4. Bobdot uses the spelling ng for the soft ng sound in the last syllable of a word, but ñ elsewhere.  Bobdot-ph behaves slightly differently, in an  attempt to be easier to analyze yet no harder to read or less precise.  Bobdot-ph uses the ng spelling for this sound at the end of a word, before an inflection such as -ing, or before an underscore (in derived words).  Thus, Bobdot lengtþ becomes leñtþ, while Bobdot upbriñing becomes upbringing, and strawñman becomes strawng_man.

  5. Bobdot uses the spelling uh at the end of a word to indicate the schwa sound.  Bobdot-ph also uses this spelling in cases where a syllable whose only vowel is a schwa would otherwise be assumed to be stressed.  For instance, the unstressed word 'em would be spelled 'uhm.  This is primarily a dictionary notation.  Strictly speaking, this rule would spell the words "a", "of" and "the" as uh, uhv and thuh, but outside of the dictionary, it would be better to treat these very common words as sight words with a more familiar spelling (using ov for "of" to get the consonant part right).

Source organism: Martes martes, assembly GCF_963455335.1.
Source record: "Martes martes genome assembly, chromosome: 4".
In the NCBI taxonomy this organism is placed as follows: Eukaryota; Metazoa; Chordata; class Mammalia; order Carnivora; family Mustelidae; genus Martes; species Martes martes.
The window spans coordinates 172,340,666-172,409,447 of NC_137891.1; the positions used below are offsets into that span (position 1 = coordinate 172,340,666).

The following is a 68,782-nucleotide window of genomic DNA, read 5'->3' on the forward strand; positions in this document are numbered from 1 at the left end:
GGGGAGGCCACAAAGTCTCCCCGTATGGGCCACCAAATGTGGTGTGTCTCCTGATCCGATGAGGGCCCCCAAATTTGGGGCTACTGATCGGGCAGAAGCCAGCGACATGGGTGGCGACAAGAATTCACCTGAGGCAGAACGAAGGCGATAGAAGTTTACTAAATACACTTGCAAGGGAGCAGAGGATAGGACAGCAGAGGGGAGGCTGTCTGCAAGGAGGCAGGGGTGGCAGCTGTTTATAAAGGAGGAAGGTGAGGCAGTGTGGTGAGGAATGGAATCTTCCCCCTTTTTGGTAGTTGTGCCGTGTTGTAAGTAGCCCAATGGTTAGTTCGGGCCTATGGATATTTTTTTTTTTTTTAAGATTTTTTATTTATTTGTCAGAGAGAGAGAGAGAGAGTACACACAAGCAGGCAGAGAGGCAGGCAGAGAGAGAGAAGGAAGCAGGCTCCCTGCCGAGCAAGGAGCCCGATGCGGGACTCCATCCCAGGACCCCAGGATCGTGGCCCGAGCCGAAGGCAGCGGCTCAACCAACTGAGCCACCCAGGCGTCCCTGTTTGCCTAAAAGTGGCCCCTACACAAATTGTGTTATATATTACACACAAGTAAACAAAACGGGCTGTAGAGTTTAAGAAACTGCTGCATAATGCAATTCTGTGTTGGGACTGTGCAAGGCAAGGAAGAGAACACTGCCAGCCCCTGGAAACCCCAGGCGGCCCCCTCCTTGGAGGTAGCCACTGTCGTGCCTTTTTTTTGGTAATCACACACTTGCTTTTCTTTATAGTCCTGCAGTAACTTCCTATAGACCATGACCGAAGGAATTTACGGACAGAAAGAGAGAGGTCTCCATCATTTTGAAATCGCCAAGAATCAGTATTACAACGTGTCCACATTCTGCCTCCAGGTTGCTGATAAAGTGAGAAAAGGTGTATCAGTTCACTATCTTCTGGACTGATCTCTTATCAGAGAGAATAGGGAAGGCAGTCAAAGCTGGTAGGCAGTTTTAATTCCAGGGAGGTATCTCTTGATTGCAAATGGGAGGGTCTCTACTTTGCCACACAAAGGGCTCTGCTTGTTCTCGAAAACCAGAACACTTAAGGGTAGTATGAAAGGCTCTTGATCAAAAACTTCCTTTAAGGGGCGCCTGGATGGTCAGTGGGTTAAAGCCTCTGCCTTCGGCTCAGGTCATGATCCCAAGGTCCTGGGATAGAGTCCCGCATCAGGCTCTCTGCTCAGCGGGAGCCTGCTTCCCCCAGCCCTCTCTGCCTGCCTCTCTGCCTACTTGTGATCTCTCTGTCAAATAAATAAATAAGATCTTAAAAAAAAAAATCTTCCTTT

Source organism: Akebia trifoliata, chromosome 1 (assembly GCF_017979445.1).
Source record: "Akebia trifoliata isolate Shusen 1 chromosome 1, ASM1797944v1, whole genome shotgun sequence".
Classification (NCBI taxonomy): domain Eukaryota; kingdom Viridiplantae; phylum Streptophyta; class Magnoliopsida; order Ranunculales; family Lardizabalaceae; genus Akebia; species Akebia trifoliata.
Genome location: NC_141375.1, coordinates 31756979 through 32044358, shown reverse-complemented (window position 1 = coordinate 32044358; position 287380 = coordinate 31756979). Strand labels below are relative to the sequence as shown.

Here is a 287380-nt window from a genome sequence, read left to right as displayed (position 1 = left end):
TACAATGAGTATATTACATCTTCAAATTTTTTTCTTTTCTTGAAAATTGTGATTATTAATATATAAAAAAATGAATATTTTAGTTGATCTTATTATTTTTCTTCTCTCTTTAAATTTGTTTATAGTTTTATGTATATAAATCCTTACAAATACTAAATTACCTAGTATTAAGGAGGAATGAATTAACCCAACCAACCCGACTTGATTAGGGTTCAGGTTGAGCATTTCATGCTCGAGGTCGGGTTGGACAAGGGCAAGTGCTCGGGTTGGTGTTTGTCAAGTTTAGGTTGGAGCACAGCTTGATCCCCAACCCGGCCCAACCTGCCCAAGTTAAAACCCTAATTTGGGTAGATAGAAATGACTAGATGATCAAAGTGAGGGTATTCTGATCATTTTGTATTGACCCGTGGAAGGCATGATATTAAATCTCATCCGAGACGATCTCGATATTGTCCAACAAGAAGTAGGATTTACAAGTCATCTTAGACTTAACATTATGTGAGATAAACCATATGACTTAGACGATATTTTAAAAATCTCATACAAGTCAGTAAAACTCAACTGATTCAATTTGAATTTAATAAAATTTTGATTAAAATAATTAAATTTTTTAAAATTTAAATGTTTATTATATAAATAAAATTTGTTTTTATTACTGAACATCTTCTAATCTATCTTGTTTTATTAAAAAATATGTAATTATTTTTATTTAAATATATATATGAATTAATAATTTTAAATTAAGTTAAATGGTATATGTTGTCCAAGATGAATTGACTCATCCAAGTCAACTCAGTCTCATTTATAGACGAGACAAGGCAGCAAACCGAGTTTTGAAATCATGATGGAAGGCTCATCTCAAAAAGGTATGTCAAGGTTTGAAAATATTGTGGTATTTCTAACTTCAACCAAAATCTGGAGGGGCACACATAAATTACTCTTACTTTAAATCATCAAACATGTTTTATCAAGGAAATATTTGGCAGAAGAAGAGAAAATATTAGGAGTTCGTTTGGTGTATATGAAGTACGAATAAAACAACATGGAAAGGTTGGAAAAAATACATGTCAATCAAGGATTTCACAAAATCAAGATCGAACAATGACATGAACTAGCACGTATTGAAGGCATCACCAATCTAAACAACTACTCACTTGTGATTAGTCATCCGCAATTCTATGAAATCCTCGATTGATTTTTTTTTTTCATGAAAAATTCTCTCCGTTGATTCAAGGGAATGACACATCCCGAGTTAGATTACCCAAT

Dictionary notations

The downloadable Bobdot-ph dictionary uses a few more notations that are not strictly part of Bobdot-ph, but which ease the programming task of establishing correspondences between the pronunciation and the traditional spelling of a word.  A dictionary entry looks like this:

Bdph_spelling  - TS (description)

where the description part is optional, and is used to distinguish multiple pronunciations for the same spelling.  A few entries contain special characters, as follows.